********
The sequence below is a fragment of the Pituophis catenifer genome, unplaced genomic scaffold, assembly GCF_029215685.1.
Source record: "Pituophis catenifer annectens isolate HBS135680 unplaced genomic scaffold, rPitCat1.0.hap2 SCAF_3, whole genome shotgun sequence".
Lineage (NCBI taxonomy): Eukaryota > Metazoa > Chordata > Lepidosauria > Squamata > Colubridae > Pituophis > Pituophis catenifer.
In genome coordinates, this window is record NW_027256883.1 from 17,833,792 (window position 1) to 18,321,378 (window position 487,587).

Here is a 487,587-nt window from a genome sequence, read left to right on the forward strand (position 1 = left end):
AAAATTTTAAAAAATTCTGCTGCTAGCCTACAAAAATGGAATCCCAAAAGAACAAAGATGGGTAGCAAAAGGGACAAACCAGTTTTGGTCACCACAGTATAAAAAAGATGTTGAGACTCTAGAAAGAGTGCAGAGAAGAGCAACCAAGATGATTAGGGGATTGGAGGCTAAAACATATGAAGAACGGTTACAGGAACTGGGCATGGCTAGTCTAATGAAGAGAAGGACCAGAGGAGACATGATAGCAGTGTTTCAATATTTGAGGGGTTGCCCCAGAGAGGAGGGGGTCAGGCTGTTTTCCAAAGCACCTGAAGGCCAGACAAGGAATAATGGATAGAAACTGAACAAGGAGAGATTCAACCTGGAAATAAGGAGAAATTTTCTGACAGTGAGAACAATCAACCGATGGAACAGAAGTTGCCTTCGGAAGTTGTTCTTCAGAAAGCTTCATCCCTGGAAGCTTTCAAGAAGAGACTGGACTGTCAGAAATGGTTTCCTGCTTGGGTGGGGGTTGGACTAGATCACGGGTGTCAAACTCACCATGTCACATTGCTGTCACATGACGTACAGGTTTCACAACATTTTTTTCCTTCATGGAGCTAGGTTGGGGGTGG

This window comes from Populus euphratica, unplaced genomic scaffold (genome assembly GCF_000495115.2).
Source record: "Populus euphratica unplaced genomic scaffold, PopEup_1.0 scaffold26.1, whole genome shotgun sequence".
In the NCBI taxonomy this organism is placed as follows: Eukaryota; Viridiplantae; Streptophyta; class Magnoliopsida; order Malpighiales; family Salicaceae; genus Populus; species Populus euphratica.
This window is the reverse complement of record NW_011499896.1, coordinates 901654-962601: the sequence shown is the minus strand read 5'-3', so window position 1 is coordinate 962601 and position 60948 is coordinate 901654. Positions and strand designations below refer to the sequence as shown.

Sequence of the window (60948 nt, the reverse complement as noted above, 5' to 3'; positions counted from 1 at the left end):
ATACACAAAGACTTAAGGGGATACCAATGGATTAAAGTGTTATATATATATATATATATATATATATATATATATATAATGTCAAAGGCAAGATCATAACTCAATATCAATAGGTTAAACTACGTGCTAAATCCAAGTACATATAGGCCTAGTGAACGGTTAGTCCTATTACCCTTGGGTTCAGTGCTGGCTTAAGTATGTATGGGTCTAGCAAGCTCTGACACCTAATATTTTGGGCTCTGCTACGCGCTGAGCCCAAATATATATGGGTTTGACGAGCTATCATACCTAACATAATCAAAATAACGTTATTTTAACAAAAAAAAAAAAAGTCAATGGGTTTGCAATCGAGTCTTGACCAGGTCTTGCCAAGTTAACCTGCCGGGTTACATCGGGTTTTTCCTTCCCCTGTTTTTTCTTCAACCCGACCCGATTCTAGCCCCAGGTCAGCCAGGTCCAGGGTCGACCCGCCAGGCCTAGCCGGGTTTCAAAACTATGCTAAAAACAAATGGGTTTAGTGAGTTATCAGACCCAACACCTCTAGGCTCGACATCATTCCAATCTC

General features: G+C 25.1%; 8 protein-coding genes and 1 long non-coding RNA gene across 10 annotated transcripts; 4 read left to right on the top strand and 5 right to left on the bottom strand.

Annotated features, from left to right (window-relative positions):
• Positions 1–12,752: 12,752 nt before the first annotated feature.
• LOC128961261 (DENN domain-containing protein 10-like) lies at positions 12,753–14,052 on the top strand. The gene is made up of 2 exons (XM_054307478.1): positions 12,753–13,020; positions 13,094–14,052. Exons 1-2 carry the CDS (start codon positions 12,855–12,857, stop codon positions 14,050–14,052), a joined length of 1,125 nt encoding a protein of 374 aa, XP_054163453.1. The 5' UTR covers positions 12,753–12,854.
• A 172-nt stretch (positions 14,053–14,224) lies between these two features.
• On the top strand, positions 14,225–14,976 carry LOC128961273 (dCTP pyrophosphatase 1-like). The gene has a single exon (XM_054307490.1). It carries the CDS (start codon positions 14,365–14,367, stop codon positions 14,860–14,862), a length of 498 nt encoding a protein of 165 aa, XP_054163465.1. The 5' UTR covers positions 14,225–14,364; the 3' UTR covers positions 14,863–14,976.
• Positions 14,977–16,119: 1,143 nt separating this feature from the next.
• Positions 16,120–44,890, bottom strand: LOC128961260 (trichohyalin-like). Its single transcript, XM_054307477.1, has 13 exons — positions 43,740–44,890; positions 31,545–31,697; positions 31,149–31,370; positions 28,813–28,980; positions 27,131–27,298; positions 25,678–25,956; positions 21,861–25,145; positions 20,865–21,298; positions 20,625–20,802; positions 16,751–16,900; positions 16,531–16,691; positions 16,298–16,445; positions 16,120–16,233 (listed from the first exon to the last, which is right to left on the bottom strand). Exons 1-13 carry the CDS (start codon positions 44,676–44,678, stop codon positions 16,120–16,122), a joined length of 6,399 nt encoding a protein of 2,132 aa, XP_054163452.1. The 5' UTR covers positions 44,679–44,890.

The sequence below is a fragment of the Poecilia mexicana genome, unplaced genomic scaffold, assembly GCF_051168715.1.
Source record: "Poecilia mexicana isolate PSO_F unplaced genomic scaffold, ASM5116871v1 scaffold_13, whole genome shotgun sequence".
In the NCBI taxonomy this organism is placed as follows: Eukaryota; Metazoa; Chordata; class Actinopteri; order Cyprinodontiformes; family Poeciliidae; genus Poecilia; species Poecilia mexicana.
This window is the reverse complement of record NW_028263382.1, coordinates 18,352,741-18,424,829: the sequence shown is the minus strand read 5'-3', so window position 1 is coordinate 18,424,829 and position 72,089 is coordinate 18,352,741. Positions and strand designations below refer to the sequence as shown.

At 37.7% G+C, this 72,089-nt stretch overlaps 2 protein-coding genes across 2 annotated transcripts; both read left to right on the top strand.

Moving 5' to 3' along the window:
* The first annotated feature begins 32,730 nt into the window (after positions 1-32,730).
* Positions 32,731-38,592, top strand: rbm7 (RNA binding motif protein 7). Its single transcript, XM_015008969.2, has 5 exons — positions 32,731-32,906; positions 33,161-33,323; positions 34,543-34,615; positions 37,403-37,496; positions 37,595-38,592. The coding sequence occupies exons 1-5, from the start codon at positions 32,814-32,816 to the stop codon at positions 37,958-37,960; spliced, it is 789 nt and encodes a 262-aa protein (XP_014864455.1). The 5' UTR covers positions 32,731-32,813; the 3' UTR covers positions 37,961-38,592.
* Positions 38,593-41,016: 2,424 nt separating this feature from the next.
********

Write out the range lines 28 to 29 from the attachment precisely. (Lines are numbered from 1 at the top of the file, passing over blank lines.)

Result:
* Positions 32,731-38,592, top strand: rbm7 (RNA binding motif protein 7). Its single transcript, XM_015008969.2, has 5 exons — positions 32,731-32,906; positions 33,161-33,323; positions 34,543-34,615; positions 37,403-37,496; positions 37,595-38,592. The coding sequence occupies exons 1-5, from the start codon at positions 32,814-32,816 to the stop codon at positions 37,958-37,960; spliced, it is 789 nt and encodes a 262-aa protein (XP_014864455.1). The 5' UTR covers positions 32,731-32,813; the 3' UTR covers positions 37,961-38,592.
* Positions 38,593-41,016: 2,424 nt separating this feature from the next.